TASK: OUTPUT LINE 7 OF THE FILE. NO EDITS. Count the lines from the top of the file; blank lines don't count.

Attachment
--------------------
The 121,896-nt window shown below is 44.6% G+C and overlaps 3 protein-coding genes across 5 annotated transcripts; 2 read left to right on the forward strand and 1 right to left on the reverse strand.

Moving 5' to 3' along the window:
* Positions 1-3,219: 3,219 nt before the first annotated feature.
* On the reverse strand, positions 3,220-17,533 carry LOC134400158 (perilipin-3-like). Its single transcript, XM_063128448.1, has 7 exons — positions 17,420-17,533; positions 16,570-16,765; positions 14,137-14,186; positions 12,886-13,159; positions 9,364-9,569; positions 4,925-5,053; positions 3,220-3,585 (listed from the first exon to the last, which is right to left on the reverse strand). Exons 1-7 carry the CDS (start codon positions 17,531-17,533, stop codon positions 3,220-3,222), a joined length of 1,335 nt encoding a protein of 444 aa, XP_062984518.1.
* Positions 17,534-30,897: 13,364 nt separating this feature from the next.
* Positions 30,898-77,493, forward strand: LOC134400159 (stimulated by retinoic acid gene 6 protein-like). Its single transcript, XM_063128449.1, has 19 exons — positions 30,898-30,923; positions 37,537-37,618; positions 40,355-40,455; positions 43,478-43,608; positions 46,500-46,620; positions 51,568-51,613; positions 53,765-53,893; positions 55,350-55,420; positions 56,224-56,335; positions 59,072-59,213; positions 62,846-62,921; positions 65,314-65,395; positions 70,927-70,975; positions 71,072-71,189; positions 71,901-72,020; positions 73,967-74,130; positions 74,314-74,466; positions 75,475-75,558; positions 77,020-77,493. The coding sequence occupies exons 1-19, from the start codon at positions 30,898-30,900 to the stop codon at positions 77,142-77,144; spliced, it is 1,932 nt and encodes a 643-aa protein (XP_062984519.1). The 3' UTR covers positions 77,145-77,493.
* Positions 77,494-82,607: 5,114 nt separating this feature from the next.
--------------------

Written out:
* Positions 77,494-82,607: 5,114 nt separating this feature from the next.